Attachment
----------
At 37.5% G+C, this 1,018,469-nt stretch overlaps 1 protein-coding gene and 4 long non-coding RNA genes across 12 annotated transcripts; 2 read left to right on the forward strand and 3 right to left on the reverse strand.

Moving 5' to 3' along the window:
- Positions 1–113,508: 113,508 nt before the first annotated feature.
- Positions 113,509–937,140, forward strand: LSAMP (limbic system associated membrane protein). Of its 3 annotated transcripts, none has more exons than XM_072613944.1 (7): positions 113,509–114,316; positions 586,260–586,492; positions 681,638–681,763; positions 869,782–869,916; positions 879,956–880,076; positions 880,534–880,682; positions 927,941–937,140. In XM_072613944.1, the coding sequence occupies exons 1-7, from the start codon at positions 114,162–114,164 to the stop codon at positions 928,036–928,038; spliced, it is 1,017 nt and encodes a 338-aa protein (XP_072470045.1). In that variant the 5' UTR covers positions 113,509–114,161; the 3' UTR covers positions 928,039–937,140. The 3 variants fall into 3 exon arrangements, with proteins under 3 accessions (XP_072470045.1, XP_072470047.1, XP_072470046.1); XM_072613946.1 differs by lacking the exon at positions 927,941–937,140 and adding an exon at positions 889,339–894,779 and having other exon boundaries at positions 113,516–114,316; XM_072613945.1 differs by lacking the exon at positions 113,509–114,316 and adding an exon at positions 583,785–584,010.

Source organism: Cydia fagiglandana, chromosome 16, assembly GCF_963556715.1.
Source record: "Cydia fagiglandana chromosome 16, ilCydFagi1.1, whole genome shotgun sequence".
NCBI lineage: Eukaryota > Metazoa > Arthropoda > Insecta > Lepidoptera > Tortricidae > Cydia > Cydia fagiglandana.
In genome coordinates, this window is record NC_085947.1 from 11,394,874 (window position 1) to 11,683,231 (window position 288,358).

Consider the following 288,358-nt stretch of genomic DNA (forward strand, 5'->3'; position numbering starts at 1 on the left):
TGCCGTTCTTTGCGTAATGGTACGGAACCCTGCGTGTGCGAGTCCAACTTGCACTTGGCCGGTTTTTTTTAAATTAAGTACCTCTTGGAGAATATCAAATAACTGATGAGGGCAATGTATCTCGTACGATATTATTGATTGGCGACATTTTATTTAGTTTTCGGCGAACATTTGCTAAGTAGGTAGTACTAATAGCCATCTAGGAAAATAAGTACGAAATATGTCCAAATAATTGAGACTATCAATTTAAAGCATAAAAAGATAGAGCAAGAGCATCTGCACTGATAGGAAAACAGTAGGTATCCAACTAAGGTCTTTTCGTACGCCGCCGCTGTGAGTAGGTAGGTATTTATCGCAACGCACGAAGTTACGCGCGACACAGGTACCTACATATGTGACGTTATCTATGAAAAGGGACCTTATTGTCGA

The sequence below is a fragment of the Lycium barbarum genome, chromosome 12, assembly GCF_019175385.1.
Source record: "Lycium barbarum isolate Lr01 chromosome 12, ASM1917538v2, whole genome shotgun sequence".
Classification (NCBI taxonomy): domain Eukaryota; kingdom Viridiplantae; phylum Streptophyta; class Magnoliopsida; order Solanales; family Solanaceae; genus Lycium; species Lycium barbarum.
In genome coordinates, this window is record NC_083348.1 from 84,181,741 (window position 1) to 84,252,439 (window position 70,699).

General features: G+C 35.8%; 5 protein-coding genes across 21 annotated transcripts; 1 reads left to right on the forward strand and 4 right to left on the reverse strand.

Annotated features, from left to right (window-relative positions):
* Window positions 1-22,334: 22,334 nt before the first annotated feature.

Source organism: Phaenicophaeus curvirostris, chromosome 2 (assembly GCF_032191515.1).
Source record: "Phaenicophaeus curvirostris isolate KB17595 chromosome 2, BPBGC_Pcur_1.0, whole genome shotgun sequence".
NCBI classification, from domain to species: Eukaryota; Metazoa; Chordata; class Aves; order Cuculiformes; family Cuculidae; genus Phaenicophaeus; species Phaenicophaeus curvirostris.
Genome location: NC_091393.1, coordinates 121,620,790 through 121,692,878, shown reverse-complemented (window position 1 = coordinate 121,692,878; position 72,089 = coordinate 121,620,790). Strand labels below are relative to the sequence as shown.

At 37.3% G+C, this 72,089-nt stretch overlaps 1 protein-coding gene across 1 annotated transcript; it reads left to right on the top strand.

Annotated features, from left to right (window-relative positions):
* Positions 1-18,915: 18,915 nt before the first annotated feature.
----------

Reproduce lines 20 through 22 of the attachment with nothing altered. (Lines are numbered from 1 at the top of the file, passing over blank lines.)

NCBI classification, from domain to species: Eukaryota; Metazoa; Chordata; class Aves; order Cuculiformes; family Cuculidae; genus Phaenicophaeus; species Phaenicophaeus curvirostris.
Genome location: NC_091393.1, coordinates 121,620,790 through 121,692,878, shown reverse-complemented (window position 1 = coordinate 121,692,878; position 72,089 = coordinate 121,620,790). Strand labels below are relative to the sequence as shown.

At 37.3% G+C, this 72,089-nt stretch overlaps 1 protein-coding gene across 1 annotated transcript; it reads left to right on the top strand.